When "green" energy becomes an environmental threat:
We typically think of renewable, sustainable "green" energy sources as ways to generate power while avoiding large-scale ecological destruction, but as Manitoba Hydro has shown us, this is not always the case. The state-owned and regulated energy corporation has built dams ,reservoirs and generating stations to exploit the power of northern Manitoba's rivers for almost three decades, but in their its efforts to re-engineer natural rivers into damable waterways, Manitoba Hydro has unwittingly washed away thousands of lives in the process and has deliberately impounded or destroyed thousands of acres of fragile boreal forests, muskegs, lakes and uplands, and the subsistence way of life of Manitoba's First Nations.
An example of the ecological destruction in the name safe, cheap, renewable energy is Cross Lake, a once self-sufficient indigenous Manitoba community now reduced to an environmental slum. Since the 1970's, Manitoba has enjoyed a large surplus of exportable hydroelectricity, and the Pimicikamak Crees have sunk deeper and deeper into the depths of ecological disaster in order for this to happen, and they continue to suffer profound despair at the loss of their
once-pristine traditional lands.
Pimicikamak Cree Nation has seen the waters of the nearby Nelson River fluctuate eight to ten feet above and below normal levels, flooding and eroding once-fertile land teeming with wildlife upon which the Crees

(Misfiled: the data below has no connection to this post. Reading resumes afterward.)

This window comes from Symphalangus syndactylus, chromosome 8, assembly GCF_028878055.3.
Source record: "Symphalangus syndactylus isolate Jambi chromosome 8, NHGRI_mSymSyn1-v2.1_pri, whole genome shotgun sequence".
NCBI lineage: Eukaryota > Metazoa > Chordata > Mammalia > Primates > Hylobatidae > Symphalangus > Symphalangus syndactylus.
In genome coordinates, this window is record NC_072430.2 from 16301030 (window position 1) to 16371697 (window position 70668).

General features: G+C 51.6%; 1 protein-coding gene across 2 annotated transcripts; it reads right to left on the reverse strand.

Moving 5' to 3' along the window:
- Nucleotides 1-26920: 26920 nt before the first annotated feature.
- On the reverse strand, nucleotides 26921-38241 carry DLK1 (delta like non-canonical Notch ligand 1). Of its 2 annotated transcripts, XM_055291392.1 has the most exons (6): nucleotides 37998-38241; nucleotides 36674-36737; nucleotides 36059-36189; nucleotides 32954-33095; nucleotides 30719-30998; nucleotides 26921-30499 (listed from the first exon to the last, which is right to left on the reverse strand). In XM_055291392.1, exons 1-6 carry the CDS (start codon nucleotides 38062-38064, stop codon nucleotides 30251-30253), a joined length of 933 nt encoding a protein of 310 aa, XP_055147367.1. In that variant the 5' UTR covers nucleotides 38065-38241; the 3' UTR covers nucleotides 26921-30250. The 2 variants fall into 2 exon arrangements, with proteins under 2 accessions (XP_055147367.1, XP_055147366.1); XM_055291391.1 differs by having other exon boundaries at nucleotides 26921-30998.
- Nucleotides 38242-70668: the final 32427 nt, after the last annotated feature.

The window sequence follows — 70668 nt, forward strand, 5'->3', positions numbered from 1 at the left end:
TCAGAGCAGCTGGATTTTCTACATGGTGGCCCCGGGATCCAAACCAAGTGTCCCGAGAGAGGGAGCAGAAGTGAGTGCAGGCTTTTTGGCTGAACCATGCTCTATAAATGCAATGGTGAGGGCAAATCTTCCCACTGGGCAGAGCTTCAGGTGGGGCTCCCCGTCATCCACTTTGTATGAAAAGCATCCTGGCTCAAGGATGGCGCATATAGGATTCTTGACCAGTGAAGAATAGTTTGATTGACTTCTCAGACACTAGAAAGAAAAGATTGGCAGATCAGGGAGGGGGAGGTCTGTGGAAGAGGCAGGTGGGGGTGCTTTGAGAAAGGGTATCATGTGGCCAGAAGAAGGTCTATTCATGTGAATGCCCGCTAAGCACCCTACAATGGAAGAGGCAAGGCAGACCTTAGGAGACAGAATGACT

depended for their subsistence. The flooded vegetation releases pernicious
gases such as carbon dioxide and methane that are major contributors to
global warming. Methylmercury now contaminates the water, and the Pimicikamak Crees are warned to reduce their consumption of fish and fish-eating mammals.
Along with the conversion from wilderness to wasteland exists another conversion, that of a people. In a single generation the Pimicikamak Cree Indians have gone from being self-sufficient to becoming dependent upon government handouts, and are plagued with a soaring suicide rate, substance abuse and an unemployment rate of 85 percent. All of these issues are the by-products of Manitoba Hydro's rich power exporting business. Recently the hydro giant announced plans to double its exports to United States utilities, which would compound the misery of Pimicikamak Crees who live along the watery paths of progress.
This issue is of particular interest to Minnesotans, because Northern States Power Co. is Manitoba Hydro's primary customer, buying 90 percent of Manitoba Hydro's product. In essence, our warmth and convenience are coming at a steep price. We citizens of Minnesota do not have the option of choosing a more socially and environmentally responsible power provider. NSP says that Minnesota needs an additional 1200 MW of electricity in coming years. It has identified seven companies which would like to supply some of that electricity, and Manitoba Hydro is on the list. Concerned Minnesotans who have heard the Pimicikamak Crees' story are now writing to the Minnesota Public Utilities Commission and to Northern States Power to demand an end to negotiations with Manitoba Hydro. Minnesota has alternatives, including conservation and energy efficiencies that displace the "need" to buy electricity from Manitoba Hydro.
And if Minnesotans are truly serious about their much-touted commitment to
the environment and human rights, now is the time to act, before more of
North America's remaining boreal forest -- as important as the forests of
the Amazon -- goes under water, and another precious indigenous culture is